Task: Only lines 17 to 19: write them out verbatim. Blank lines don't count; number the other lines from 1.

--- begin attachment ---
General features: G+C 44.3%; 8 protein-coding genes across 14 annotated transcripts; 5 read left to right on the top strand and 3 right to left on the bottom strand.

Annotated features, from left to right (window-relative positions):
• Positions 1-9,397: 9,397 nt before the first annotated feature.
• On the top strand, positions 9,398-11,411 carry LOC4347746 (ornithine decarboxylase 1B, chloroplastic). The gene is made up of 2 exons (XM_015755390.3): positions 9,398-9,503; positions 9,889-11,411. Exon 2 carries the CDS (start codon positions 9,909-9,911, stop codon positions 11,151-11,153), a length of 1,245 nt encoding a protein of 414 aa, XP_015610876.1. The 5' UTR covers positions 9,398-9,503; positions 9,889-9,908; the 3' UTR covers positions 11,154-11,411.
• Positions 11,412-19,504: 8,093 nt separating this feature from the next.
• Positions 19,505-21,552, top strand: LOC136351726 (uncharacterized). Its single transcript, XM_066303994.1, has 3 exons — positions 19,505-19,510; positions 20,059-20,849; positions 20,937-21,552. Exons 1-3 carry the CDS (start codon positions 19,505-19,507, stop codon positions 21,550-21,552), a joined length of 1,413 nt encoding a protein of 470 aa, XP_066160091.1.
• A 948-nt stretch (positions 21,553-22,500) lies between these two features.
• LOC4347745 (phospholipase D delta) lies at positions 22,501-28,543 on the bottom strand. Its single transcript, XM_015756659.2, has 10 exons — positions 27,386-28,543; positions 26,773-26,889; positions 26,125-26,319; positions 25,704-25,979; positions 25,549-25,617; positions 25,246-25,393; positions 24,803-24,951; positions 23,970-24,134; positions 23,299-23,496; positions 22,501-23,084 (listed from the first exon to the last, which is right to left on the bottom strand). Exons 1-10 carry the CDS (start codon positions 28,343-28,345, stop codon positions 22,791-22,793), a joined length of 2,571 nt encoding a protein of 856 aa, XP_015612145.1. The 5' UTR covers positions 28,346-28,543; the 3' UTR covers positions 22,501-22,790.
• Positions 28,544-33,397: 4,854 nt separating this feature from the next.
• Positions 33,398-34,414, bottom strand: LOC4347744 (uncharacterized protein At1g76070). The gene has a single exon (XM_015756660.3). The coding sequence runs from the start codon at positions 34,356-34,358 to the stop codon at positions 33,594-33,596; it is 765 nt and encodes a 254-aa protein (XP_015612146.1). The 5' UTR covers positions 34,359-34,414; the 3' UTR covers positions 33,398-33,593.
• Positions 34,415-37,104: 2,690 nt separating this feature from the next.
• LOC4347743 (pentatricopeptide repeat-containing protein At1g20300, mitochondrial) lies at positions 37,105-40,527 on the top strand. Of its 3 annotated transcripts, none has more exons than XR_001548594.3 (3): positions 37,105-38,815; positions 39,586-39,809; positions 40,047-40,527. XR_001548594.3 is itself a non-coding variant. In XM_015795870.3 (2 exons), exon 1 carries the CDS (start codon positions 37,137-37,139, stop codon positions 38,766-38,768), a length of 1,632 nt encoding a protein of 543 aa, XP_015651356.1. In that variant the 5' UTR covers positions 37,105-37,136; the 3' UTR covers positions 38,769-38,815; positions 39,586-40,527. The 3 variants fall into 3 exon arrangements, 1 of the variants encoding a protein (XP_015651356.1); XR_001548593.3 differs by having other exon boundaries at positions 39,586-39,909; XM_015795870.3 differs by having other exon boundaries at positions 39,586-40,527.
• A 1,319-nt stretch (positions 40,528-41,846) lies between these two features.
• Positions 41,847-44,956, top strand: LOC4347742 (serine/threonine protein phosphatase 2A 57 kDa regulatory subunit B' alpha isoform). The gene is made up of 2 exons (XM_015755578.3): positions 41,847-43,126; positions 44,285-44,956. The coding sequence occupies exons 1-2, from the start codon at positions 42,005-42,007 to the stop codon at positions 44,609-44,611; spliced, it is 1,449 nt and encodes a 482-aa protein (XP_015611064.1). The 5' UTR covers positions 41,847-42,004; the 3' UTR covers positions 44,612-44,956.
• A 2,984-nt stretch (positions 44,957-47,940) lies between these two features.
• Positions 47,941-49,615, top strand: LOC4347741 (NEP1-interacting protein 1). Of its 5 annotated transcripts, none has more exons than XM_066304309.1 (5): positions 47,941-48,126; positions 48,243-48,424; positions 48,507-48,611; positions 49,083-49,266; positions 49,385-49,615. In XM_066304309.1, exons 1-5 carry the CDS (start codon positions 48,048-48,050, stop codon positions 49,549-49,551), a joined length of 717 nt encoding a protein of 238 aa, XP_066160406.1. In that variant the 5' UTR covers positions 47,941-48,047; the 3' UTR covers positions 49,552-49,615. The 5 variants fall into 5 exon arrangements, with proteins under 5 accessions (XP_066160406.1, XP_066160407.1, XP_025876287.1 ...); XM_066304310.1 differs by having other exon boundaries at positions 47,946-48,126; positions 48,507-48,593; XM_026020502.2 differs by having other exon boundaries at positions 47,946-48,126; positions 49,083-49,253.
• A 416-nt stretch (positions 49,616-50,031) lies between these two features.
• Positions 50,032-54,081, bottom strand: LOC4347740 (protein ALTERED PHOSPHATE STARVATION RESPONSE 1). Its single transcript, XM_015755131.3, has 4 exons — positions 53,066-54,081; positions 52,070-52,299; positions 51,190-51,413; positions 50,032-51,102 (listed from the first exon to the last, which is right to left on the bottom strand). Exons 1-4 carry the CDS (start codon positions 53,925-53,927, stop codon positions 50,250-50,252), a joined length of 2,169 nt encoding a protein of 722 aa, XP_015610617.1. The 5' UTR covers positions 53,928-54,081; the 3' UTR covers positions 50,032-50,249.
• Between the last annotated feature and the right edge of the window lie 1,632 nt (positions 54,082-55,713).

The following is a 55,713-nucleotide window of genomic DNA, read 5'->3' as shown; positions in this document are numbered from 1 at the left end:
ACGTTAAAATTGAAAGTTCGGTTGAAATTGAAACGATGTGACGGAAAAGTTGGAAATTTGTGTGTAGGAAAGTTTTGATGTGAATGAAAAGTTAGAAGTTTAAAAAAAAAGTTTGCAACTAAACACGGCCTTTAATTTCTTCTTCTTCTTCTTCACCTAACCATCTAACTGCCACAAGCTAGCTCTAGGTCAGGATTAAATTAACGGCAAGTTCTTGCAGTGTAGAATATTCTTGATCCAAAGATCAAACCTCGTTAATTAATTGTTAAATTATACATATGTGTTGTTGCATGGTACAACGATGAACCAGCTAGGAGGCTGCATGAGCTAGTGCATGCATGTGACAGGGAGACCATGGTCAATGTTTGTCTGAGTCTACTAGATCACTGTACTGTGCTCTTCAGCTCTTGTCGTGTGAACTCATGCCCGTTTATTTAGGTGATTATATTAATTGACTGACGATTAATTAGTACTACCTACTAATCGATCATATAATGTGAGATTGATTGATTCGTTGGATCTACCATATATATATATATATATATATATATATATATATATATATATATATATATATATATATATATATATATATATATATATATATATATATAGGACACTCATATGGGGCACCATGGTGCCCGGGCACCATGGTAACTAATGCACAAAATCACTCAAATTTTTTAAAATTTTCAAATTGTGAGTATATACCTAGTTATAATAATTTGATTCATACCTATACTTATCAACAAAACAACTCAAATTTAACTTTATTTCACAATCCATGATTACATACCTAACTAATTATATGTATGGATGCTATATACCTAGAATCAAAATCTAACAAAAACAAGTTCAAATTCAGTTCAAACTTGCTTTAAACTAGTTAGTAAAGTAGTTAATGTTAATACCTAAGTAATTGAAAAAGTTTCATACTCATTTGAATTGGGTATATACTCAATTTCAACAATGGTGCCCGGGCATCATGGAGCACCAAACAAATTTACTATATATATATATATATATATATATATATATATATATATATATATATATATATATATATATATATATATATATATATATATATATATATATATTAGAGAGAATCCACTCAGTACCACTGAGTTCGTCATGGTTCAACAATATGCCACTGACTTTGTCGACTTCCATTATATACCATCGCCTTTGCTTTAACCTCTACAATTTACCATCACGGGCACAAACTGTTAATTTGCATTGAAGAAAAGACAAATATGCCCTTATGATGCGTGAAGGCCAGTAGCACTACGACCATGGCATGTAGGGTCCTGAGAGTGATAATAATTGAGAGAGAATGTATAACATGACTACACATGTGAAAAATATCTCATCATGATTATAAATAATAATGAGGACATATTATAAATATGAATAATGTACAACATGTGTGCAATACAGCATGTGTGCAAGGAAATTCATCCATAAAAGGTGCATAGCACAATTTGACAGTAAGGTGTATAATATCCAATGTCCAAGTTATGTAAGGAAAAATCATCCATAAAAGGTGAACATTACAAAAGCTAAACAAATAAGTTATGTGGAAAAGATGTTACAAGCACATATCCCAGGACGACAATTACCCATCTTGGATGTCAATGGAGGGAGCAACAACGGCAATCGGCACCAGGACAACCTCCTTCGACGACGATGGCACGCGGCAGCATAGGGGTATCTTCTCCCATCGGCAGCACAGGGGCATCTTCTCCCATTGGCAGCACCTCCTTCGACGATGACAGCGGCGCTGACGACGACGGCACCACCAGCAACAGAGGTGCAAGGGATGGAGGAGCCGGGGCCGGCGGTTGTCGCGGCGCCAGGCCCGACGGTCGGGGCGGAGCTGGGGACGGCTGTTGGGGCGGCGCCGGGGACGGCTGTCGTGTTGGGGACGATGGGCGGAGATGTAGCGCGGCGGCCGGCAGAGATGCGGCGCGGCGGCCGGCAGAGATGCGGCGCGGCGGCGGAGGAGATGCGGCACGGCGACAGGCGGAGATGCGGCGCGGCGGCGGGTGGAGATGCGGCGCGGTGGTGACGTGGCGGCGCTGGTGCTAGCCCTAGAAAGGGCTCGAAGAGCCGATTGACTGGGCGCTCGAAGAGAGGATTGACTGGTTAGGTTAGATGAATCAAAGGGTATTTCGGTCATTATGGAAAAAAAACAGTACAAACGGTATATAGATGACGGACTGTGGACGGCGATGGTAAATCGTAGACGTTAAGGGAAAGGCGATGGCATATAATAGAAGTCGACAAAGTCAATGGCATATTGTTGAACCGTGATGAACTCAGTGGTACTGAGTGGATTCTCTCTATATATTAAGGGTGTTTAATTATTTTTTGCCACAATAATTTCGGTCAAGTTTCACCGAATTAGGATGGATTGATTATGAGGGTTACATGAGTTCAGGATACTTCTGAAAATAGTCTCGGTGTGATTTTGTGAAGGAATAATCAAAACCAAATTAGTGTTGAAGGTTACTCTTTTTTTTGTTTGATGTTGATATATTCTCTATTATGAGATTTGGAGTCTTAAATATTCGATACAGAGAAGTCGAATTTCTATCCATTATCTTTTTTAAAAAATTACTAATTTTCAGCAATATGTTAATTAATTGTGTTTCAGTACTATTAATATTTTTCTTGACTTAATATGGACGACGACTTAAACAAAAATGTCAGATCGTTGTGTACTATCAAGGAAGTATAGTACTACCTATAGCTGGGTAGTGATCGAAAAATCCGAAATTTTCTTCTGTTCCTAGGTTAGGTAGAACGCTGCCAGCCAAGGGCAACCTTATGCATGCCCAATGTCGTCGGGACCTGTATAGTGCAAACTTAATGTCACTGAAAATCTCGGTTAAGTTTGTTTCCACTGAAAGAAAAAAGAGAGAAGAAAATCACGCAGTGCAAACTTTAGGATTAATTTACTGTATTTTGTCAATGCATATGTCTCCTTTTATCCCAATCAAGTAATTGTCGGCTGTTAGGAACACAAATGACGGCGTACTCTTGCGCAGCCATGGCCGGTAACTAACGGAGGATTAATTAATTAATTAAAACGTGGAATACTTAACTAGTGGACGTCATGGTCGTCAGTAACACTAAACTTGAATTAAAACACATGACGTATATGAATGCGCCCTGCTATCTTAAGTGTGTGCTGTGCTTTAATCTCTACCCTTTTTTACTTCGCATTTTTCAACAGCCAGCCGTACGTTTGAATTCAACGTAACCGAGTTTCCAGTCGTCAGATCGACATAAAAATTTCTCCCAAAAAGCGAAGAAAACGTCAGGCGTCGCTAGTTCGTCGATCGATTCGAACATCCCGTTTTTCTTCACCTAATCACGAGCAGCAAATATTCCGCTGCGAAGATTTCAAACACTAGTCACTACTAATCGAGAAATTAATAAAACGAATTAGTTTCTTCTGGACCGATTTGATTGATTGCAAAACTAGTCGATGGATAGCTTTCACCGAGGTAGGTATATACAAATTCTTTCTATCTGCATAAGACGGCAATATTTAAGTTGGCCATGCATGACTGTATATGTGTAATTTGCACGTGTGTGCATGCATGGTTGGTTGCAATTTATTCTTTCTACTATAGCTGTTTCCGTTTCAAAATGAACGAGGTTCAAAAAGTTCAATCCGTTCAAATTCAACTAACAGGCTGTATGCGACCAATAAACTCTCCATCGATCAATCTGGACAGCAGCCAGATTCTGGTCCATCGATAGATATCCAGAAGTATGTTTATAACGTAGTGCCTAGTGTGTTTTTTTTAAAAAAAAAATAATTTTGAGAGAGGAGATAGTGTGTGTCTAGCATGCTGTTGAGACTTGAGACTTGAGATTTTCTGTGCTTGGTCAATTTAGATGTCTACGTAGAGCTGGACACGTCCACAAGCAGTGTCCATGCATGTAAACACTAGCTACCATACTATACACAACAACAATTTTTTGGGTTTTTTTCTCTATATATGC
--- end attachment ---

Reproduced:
• A 416-nt stretch (positions 49,616-50,031) lies between these two features.
• Positions 50,032-54,081, bottom strand: LOC4347740 (protein ALTERED PHOSPHATE STARVATION RESPONSE 1). Its single transcript, XM_015755131.3, has 4 exons — positions 53,066-54,081; positions 52,070-52,299; positions 51,190-51,413; positions 50,032-51,102 (listed from the first exon to the last, which is right to left on the bottom strand). Exons 1-4 carry the CDS (start codon positions 53,925-53,927, stop codon positions 50,250-50,252), a joined length of 2,169 nt encoding a protein of 722 aa, XP_015610617.1. The 5' UTR covers positions 53,928-54,081; the 3' UTR covers positions 50,032-50,249.
• Between the last annotated feature and the right edge of the window lie 1,632 nt (positions 54,082-55,713).